Following a severe drought in August 2012 and a cold, wet spring, it's no surprise that South Dakota's roadside pheasant count is down. But the dip is so drastic—a 64-percent decrease—that even state biologists are alarmed. The drop equates to hundreds of thousands of fewer birds in southern and central South Dakota.
South Dakota's Department of Game, Fish, and Parks reported a statewide average of 1.52 pheasants per mile, down from last year's mark of 4.19 birds per mile. Even the famed Aberdeen County is down to 1.7 birds per mile compared to last year's mark of 3.74.
Plausible causes are varied. Could it have been the cold, wet spring?
"Pheasants aren't great nesters in cold weather," Nick Cochran, a state conservation officer in Brown County, told the Aberdeen News. "They don't have a lot of plumage, so their eggs can freeze."
The state also noted few summer insects, such as grasshoppers, crickets and caterpillars, which are a primary food source for pheasant chicks in their first weeks of life.
Perhaps worst of all, far too much potential pheasant habitat is now tied up in crops, primarily due to the high price of corn (thank you, ethanol). Conservation Reserve Program dollars can simply not compete. And, in this age of economic turmoil, CRP has been slashed dramatically. The U.S. Department of Agriculture's recently announced 45th CRP general signup will accept just 1.7 million acres—its lowest in 26 years. This will only add to the 14.7 million acres of CRP grassland we've lost since 2007.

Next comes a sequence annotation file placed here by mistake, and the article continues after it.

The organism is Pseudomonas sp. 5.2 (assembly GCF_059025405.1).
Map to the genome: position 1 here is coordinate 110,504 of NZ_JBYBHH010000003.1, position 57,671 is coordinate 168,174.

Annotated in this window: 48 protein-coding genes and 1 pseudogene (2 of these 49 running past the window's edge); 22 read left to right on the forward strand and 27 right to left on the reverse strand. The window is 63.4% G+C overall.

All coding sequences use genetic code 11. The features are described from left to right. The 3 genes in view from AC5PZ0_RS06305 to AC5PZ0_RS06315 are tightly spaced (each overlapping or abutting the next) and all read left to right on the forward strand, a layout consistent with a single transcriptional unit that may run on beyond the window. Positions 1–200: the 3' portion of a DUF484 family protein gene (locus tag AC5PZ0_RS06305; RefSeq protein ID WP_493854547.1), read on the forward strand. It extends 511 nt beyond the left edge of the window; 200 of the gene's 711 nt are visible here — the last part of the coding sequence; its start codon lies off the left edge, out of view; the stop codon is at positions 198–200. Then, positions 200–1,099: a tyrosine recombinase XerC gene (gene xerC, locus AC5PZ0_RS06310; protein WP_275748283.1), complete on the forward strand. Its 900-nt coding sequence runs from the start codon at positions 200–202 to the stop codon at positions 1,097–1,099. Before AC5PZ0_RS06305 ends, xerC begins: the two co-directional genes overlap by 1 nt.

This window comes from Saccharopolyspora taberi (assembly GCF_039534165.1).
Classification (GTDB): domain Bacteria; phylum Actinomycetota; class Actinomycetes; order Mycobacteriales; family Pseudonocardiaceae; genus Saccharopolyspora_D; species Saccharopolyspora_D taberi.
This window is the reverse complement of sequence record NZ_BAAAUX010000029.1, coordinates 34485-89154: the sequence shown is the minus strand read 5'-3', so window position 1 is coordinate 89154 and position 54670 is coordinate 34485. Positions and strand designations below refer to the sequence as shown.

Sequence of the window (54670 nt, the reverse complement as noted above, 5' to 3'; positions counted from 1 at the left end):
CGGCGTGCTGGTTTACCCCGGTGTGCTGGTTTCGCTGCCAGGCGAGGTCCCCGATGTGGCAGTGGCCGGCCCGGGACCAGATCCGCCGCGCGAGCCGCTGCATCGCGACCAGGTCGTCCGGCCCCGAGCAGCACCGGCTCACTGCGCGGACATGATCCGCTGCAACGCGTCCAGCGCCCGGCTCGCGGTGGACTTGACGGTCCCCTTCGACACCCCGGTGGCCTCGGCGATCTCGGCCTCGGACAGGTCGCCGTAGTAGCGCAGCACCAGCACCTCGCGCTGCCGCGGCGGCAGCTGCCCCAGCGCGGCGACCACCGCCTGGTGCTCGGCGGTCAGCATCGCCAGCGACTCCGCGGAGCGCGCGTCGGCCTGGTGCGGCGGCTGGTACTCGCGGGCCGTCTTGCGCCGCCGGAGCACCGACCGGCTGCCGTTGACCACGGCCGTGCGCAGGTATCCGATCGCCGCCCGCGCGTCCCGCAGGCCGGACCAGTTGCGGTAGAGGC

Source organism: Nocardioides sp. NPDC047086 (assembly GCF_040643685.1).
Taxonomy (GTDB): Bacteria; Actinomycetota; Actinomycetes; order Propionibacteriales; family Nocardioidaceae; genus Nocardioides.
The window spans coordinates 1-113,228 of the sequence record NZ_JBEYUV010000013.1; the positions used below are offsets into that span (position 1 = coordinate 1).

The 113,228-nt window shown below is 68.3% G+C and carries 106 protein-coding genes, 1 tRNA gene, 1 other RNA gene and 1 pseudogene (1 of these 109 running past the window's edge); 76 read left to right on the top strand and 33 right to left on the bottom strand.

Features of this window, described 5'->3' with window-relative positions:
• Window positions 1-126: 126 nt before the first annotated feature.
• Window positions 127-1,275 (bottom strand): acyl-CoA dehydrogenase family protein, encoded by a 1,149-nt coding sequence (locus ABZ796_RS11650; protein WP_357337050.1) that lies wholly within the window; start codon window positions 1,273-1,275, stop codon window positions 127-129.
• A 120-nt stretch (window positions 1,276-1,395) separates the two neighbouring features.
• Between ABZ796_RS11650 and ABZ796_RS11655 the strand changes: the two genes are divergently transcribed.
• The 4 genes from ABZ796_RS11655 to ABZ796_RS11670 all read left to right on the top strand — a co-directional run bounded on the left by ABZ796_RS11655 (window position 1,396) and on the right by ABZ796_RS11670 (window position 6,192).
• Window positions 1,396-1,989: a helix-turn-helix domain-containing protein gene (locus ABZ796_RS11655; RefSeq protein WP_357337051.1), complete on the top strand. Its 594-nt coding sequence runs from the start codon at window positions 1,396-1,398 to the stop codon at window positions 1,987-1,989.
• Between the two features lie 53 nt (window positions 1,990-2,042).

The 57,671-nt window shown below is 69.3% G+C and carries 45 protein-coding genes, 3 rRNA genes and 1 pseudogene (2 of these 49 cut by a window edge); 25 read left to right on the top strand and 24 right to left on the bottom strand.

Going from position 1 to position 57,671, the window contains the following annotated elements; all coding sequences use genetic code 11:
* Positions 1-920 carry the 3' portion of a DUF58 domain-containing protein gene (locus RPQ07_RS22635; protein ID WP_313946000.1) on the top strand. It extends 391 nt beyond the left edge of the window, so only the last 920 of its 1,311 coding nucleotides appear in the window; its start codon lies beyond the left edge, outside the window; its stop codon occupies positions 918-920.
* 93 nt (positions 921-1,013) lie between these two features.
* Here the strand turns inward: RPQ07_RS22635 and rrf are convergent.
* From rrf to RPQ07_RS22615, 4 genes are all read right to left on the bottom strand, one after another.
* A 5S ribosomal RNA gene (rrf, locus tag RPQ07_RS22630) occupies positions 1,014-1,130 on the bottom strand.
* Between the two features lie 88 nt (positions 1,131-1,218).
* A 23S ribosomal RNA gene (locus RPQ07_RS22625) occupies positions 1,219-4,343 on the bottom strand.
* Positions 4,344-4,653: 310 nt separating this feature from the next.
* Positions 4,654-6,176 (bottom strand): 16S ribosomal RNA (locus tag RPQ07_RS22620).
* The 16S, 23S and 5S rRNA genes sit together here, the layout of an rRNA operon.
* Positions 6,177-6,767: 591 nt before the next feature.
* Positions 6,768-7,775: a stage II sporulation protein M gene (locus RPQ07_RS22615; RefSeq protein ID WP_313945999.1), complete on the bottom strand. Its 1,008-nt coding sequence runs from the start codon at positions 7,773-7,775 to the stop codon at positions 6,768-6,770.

South Dakota is not some magic pheasant oasis. If you lose your habitat, you lose your pheasants. Ask any Pennsylvania hunter over 35. Ask any Iowan. And, if we stay the course, I fear we may soon ask South Dakotans.